My mother-in-law’s 70th birthday party this year was an outdoor affair that featured a jazz quartet. All four musicians were high school students from two different schools. They’d found each other when two members posted an ad online looking for high school musicians interested in playing gigs and earning extra money. They were fantastic. And they looked like there was no place they’d rather be on a Friday night than playing their favorite jazz tunes to a crowd whose average age hovered around 60.
That small quartet encapsulated a lot of what colleges want to see from students, and what it takes to be successful.
Initiative: two students had an idea and did the work to make it happen.
Passion: they obviously love to play jazz.
Responsibility: they routinely make and keep their promises to each other and to the people who hire them.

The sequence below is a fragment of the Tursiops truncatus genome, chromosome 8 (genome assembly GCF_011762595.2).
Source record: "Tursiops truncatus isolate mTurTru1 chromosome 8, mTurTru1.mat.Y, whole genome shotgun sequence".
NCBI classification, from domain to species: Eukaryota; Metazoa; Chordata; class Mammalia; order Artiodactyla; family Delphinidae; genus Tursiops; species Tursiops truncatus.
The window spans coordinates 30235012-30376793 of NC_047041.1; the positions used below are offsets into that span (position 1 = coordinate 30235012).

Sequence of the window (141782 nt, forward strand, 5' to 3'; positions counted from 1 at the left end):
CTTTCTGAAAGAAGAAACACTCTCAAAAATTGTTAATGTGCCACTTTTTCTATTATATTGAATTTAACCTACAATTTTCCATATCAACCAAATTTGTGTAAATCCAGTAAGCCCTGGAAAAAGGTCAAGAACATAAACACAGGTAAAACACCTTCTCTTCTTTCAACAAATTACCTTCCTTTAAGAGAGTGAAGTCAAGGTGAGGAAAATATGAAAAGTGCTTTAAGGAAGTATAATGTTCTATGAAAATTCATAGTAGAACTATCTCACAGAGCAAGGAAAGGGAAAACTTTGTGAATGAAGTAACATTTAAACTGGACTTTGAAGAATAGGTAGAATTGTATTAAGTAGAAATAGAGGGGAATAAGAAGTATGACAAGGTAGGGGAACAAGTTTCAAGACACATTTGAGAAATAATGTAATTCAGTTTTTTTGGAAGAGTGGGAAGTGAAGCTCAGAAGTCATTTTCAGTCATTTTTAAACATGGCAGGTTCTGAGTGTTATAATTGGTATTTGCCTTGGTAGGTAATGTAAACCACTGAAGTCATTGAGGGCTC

Impact: they’re great musicians, and the party would not have been the same without them there. And I’m sure they make the same impact wherever they’re invited to play.
Individuality: I know a lot of students who play in high school jazz bands (these four girls play in theirs, too). But not many have taken that interest and channeled it into an entrepreneurial part-time job.
Likeability: they were likeable in person, and by demonstrating the traits above, they’ll be likeable on paper during the college admissions process.
I would be shocked if I learned that they were doing any of this just to put it on their college applications. But if I were their college counselor, I’d make sure they featured this passion project prominently.